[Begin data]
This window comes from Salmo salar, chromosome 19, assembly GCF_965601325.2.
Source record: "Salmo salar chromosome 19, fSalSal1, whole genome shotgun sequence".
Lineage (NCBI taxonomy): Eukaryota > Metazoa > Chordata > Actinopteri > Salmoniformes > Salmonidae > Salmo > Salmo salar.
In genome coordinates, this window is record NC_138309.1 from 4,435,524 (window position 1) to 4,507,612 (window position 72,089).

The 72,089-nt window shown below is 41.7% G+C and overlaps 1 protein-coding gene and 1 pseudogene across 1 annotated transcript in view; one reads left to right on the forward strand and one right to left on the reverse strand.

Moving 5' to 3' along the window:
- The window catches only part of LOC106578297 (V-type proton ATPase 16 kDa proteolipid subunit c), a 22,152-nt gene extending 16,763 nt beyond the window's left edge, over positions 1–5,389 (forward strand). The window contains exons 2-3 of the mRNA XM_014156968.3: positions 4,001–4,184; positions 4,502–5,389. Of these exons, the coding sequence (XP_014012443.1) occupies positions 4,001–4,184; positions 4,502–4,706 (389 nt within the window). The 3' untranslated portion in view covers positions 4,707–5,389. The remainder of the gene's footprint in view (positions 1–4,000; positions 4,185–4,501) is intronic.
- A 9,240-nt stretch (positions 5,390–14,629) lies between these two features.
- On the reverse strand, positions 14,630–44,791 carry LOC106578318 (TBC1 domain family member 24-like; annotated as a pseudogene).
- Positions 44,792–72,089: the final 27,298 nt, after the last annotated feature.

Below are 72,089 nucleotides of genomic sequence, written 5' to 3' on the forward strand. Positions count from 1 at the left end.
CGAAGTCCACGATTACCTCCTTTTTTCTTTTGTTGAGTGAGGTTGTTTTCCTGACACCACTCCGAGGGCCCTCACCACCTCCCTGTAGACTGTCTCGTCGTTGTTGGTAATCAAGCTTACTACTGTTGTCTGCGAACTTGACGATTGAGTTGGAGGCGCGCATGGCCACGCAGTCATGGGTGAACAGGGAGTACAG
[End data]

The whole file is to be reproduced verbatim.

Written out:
This window comes from Salmo salar, chromosome 19, assembly GCF_965601325.2.
Source record: "Salmo salar chromosome 19, fSalSal1, whole genome shotgun sequence".
Lineage (NCBI taxonomy): Eukaryota > Metazoa > Chordata > Actinopteri > Salmoniformes > Salmonidae > Salmo > Salmo salar.
In genome coordinates, this window is record NC_138309.1 from 4,435,524 (window position 1) to 4,507,612 (window position 72,089).

The 72,089-nt window shown below is 41.7% G+C and overlaps 1 protein-coding gene and 1 pseudogene across 1 annotated transcript in view; one reads left to right on the forward strand and one right to left on the reverse strand.

Moving 5' to 3' along the window:
- The window catches only part of LOC106578297 (V-type proton ATPase 16 kDa proteolipid subunit c), a 22,152-nt gene extending 16,763 nt beyond the window's left edge, over positions 1–5,389 (forward strand). The window contains exons 2-3 of the mRNA XM_014156968.3: positions 4,001–4,184; positions 4,502–5,389. Of these exons, the coding sequence (XP_014012443.1) occupies positions 4,001–4,184; positions 4,502–4,706 (389 nt within the window). The 3' untranslated portion in view covers positions 4,707–5,389. The remainder of the gene's footprint in view (positions 1–4,000; positions 4,185–4,501) is intronic.
- A 9,240-nt stretch (positions 5,390–14,629) lies between these two features.
- On the reverse strand, positions 14,630–44,791 carry LOC106578318 (TBC1 domain family member 24-like; annotated as a pseudogene).
- Positions 44,792–72,089: the final 27,298 nt, after the last annotated feature.

Below are 72,089 nucleotides of genomic sequence, written 5' to 3' on the forward strand. Positions count from 1 at the left end.
CGAAGTCCACGATTACCTCCTTTTTTCTTTTGTTGAGTGAGGTTGTTTTCCTGACACCACTCCGAGGGCCCTCACCACCTCCCTGTAGACTGTCTCGTCGTTGTTGGTAATCAAGCTTACTACTGTTGTCTGCGAACTTGACGATTGAGTTGGAGGCGCGCATGGCCACGCAGTCATGGGTGAACAGGGAGTACAG